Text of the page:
In fact, some of the BMJ article contains indeed very good and important information. It may be that the argument to stop Antibiotics earlier proves correct in time to come and after (a lot) more research. However, I dont think this can be generalised, I just believe that we need to get more specific advice for different conditions and patient groups.

And it may actually be correct that in some illnesses we could recommend to treat only until patients feel well. This may be the case for example in simple urine infections. It is also true in a lot of the viral illnesses that we take Antibiotics for without any good reason (in fact we should not have them in the first place).

Another argument sometimes quoted for stopping antibiotics early is that Antibiotics do not have to kill every last pathogen (=bacteria, bugs), but only enough for the immune system to get rid of it and therefore they do not need to be finished. This may be true in some infections in healthy individuals, but not in patients with co-morbidities (different chronic diseases) and reduced function of the immune system i.e. patients with diabetes, Rheumatoid Arthritis or older patients.

However, a good example where Antibiotics should not be stopped is an abscess. Particularly in dental abscesses the only thing that usually cures the abscess is removing the pus by removing the tooth or draining it through a root canal treatment. All antibiotics usually do is stop the spreading of the pus into the blood stream and therefore stopping blood poisoning. If you stopped the Antibiotics after you feel better you would usually soon feel worse again, the fevers and shivers and the pain would start again.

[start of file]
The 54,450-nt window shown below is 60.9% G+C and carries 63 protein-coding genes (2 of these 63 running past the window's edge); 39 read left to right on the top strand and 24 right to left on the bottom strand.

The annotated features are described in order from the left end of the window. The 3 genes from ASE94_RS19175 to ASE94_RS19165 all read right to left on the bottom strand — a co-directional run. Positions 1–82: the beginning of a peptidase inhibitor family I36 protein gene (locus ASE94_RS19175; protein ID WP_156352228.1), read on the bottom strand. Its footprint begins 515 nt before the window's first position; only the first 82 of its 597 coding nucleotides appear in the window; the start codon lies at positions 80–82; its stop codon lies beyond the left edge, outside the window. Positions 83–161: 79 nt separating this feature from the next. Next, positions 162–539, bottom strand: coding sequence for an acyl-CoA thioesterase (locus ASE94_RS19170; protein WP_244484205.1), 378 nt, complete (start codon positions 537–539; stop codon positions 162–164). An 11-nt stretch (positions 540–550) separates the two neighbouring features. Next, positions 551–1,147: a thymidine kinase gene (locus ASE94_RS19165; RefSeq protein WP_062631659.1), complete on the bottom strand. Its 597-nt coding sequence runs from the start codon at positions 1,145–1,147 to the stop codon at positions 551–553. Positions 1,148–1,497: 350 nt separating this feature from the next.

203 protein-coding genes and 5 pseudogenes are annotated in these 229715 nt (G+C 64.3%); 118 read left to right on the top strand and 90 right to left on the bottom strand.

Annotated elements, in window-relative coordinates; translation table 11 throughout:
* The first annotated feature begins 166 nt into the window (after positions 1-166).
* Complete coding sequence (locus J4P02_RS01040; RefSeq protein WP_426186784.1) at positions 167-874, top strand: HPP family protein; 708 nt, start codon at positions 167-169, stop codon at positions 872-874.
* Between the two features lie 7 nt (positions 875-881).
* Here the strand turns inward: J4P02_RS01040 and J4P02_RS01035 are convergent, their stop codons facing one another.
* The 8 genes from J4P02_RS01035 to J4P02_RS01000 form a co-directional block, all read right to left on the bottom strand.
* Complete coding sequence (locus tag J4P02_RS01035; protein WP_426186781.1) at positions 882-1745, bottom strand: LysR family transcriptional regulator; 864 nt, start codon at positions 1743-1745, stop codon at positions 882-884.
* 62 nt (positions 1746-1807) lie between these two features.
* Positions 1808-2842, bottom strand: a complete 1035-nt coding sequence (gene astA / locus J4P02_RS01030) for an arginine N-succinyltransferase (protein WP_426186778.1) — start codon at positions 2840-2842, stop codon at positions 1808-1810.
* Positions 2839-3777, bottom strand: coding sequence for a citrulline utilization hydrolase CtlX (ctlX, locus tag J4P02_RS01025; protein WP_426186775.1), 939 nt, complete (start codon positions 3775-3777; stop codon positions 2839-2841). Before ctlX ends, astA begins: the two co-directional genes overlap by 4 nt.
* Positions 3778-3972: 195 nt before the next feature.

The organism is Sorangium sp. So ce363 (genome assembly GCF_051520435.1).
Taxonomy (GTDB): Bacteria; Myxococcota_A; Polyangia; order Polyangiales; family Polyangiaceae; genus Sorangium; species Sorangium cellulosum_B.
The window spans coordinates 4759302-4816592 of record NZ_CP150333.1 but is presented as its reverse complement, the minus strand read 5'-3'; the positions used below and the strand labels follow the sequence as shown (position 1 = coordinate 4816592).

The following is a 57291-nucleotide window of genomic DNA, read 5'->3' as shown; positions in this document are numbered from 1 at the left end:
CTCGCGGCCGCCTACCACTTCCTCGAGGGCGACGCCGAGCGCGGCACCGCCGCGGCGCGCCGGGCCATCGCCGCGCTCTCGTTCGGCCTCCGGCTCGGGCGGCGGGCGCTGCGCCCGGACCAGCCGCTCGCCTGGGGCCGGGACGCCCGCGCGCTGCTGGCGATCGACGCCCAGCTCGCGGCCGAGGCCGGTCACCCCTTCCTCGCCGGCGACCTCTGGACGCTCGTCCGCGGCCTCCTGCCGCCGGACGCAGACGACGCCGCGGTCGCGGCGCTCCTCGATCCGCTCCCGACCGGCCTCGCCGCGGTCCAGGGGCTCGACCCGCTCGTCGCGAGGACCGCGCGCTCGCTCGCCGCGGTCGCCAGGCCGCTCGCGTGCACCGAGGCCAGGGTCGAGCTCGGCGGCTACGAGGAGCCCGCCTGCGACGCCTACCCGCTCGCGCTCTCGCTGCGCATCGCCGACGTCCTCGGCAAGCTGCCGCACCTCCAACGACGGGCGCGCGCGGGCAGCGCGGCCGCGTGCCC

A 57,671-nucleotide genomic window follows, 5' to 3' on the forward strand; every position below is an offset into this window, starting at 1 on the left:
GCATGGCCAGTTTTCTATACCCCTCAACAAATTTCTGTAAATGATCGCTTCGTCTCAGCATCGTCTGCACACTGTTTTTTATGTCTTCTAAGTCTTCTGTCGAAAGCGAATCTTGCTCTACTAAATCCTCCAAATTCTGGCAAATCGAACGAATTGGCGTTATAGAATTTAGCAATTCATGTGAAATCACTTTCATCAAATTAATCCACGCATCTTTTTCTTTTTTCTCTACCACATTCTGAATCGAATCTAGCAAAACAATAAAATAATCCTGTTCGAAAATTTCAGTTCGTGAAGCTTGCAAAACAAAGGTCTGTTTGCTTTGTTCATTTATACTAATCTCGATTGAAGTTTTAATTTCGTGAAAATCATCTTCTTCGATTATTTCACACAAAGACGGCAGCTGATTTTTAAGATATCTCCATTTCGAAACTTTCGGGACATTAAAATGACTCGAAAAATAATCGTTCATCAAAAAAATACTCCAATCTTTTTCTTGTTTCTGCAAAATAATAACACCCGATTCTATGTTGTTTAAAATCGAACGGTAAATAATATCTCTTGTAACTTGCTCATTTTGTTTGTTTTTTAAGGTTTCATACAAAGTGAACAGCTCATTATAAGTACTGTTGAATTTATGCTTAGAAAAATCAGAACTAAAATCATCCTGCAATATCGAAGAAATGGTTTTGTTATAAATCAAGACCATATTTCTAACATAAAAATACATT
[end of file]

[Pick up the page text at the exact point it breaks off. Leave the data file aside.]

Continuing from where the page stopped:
Another example may be tonsillitis. Pus can get stuck in crypts (little holes) in the tonsils and it is actually still recommended to take a 10 day rather than a 7 day course. Many patients that finish a course early or have been given too short a course are coming back with a recurrence of symptoms.

A lot of patients have to have very long courses of Antibiotics. Conditions that spring to mind are TB, HIV and even a condition as simple as acne. Also, other patients are on Antibiotics preventatively i.e. for the prevention of urine infection or after a splenectomy (removal of their spleen).

My plea is therefore to wait until new research and guidelines are released that support some of the scientifically scantily supported assumptions made in the press today and still to continue Antibiotics as prescribed by health professionals. For the moment the simple message ingrained into the mind of the public and health professionals remains: Do finish your course of Antibiotics unless advised to the contrary.

Please share or re-publish this article at liberty.

Dr M Kittel, 27/7/2017

PS: For the people interested in the academic part of the BMJ article: The 4 key messages of the BMJ and my first thoughts.